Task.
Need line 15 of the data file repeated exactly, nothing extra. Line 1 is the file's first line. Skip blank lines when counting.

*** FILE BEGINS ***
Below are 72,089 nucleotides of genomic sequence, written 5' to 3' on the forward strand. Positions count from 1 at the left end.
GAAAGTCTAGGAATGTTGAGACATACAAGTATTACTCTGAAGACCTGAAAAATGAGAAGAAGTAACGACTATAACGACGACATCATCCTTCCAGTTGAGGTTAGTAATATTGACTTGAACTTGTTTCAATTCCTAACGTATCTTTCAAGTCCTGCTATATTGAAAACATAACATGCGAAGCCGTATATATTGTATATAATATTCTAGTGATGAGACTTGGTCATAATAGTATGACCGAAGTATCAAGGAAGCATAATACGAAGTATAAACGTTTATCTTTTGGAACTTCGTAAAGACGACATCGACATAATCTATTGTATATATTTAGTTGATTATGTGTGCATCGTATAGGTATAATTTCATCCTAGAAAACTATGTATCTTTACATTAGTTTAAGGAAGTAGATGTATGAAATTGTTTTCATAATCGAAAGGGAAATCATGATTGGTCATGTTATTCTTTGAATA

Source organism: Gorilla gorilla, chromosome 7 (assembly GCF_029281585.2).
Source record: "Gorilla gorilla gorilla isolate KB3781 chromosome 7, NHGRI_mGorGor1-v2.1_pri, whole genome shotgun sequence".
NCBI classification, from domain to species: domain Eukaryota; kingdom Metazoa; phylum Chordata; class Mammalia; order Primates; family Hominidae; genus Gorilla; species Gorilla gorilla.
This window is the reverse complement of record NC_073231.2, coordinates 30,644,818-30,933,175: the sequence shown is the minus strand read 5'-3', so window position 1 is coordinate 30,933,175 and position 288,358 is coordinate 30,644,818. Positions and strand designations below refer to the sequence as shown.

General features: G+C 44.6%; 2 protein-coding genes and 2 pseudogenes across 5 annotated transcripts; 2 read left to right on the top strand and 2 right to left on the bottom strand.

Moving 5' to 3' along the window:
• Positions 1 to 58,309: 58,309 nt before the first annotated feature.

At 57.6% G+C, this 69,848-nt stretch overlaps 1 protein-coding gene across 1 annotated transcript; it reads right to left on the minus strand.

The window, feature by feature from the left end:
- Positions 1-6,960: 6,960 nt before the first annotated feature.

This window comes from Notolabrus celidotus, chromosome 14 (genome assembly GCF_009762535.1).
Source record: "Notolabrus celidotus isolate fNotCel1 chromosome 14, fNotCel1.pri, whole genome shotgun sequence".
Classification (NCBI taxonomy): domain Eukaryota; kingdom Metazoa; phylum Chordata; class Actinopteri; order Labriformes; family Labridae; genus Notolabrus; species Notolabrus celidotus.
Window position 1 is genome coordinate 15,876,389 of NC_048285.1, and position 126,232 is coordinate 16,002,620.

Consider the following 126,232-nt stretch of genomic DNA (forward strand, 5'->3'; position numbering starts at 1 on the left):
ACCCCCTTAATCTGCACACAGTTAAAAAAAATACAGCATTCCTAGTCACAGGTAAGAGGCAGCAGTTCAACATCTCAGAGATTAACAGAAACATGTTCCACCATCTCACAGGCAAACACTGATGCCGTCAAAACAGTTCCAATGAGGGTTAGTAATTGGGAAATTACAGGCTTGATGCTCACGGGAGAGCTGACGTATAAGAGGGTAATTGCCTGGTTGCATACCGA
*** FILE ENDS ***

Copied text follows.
Classification (NCBI taxonomy): domain Eukaryota; kingdom Metazoa; phylum Chordata; class Actinopteri; order Labriformes; family Labridae; genus Notolabrus; species Notolabrus celidotus.